St. Patrick's Day, the perfect day to start a large, green project.

This will be the Miralda Triangular Shawl done in my handspun, hand dyed, 50/50 camel/silk laceweight. After searching Ravelry for hours for just the right pattern I ended up using one I have had all along in the "Knitted Lace of Estonia" by Nancy Bush. It was sitting right there in my personal crafting library.

Saturday, March 13, 2010

Handspun For Barbie

This is the last Barbie outfit I had time to make before wrapping up Kaylen's birthday presents.

The fisherman's rib sweater and pants are hand knit from bits of yarn I had on hand. The pattern is "#2 White Sweater and Black Trousers", by Sticka till Barbie

The hat is a teeny, tiny version of a pattern meant for human sized heads, but which works equally well for dolls. "Lifestyle Top down Hats, No Swatch Needed", by Charisa Martin Cairn

I knit it up from a teeny, tiny ball of leftover handspun.

Tuesday, March 09, 2010

Barbie's Long Dress

Another Barbie outfit for Kaylen's upcoming third birthday.

This time a long, crocheted, strapless evening dress,

buttoned up the back,

with a warm, knitted, kid mohair wrap to go with it.

I hope she likes it. It should match the pink streaks in "Merliah's" (mermaid Barbie's) hair.

The pattern for the dress is Red Shell st Evening Gown by Lynne Sears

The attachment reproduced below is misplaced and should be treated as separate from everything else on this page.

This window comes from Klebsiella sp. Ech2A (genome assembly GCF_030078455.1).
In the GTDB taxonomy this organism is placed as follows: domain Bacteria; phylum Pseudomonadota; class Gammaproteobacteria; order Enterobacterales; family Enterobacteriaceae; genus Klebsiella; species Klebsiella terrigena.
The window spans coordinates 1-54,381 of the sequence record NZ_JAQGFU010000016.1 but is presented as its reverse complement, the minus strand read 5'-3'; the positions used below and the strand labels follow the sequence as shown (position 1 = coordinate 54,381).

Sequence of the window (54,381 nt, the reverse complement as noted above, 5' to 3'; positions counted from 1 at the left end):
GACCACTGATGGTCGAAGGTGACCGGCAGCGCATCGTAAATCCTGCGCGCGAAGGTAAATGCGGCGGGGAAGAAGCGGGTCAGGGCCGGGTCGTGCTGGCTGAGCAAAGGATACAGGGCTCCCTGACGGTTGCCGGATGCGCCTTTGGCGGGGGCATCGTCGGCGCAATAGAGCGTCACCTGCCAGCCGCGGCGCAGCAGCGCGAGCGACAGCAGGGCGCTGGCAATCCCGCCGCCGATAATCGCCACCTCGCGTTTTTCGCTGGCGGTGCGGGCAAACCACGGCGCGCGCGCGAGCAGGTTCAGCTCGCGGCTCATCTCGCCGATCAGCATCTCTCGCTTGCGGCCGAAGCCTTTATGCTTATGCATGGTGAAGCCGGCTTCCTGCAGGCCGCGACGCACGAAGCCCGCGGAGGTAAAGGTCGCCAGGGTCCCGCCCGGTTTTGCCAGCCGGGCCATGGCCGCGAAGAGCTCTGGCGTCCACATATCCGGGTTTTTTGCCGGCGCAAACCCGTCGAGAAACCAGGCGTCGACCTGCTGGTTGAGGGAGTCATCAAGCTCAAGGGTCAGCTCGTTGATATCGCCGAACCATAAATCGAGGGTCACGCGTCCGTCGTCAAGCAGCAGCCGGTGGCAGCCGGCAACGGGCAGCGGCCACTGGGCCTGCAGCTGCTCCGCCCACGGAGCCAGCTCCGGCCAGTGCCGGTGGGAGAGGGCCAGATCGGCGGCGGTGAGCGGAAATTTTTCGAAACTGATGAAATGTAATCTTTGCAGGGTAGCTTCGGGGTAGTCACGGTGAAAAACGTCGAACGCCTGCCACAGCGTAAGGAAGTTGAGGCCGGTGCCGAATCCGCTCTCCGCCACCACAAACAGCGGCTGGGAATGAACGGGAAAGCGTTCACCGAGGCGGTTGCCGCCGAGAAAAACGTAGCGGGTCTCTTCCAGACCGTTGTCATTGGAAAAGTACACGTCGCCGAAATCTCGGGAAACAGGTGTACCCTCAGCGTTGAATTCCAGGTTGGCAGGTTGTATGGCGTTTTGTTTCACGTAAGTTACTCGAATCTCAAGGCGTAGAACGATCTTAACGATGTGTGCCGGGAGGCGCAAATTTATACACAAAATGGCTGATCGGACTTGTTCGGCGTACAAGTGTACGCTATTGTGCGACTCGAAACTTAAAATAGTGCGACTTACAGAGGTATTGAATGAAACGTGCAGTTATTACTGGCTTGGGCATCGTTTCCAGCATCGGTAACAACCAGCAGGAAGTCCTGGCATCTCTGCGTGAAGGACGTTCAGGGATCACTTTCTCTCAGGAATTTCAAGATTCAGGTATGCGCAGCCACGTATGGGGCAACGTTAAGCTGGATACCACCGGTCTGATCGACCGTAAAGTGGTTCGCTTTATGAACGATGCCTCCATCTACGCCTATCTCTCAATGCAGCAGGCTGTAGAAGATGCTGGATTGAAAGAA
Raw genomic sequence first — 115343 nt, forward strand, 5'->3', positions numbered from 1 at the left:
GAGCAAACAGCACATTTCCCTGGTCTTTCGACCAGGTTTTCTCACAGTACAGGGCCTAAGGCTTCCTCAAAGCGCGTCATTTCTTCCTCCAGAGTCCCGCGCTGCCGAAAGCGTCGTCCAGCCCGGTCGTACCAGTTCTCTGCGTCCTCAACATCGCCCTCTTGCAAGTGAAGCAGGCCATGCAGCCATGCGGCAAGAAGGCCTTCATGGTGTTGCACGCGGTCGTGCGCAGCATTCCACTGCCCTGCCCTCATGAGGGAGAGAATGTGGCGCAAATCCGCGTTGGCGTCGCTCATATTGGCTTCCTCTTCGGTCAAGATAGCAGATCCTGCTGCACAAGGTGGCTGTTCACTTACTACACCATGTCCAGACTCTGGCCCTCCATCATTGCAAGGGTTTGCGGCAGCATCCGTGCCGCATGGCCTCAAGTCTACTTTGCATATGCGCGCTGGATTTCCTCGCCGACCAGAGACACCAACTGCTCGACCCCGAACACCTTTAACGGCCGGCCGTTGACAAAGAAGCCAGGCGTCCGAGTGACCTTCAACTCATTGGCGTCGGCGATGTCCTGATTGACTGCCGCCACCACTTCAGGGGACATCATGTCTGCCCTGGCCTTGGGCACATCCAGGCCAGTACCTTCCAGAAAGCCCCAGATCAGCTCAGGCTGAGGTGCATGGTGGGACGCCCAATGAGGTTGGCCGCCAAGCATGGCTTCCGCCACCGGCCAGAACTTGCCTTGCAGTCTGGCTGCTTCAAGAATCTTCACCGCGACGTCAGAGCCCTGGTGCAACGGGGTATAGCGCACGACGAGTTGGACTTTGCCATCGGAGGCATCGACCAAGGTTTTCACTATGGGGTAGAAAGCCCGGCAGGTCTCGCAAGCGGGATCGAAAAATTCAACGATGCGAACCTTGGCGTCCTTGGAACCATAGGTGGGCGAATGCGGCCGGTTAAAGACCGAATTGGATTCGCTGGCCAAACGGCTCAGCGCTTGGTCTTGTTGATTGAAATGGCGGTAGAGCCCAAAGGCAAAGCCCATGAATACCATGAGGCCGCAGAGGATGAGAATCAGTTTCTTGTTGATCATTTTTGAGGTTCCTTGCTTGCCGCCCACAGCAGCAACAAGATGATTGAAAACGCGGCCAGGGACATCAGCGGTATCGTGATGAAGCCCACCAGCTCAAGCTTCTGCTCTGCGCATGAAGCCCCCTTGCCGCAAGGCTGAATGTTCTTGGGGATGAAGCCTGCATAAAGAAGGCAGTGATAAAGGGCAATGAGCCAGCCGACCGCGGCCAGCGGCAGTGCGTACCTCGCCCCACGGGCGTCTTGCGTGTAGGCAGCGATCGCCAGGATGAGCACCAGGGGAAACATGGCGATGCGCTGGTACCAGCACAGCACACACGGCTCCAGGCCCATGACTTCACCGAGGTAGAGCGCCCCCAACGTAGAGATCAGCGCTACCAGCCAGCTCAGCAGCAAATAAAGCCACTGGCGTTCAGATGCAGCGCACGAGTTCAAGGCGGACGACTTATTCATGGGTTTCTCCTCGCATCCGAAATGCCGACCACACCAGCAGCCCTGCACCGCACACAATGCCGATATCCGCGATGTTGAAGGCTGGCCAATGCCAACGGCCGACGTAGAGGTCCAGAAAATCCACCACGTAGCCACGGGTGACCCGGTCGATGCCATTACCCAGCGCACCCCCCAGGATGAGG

For the stole I cast on 12 sts on large needles and knit every row for 12 inches.

Saturday, March 06, 2010

Barbie's New Figure

My oldest granddaughter's third birthday is in about a week and she has asked for the Mermaid Barbie . . . . . and Disney Pixar Colour Changer Cars. A little lady with quite the diverse interests!

I'm quite happy to get Kaylen her first Barbie. I received my first Barbie for my third birthday too. Gradually, over a period of many years, my mother made a huge box full of knitted Barbie clothes for my dolls. I was the envy of all my friends. When I got older and out grew my fascination with the fashion dolls I gave them all away. All the dolls and all those hand knit clothes to the first near stranger who expressed an interest in them. I can only imagine how crushed my mother had been, but at the time it seemed to me that the day when I would have children of my own (let alone grandchildren) seemed so far away.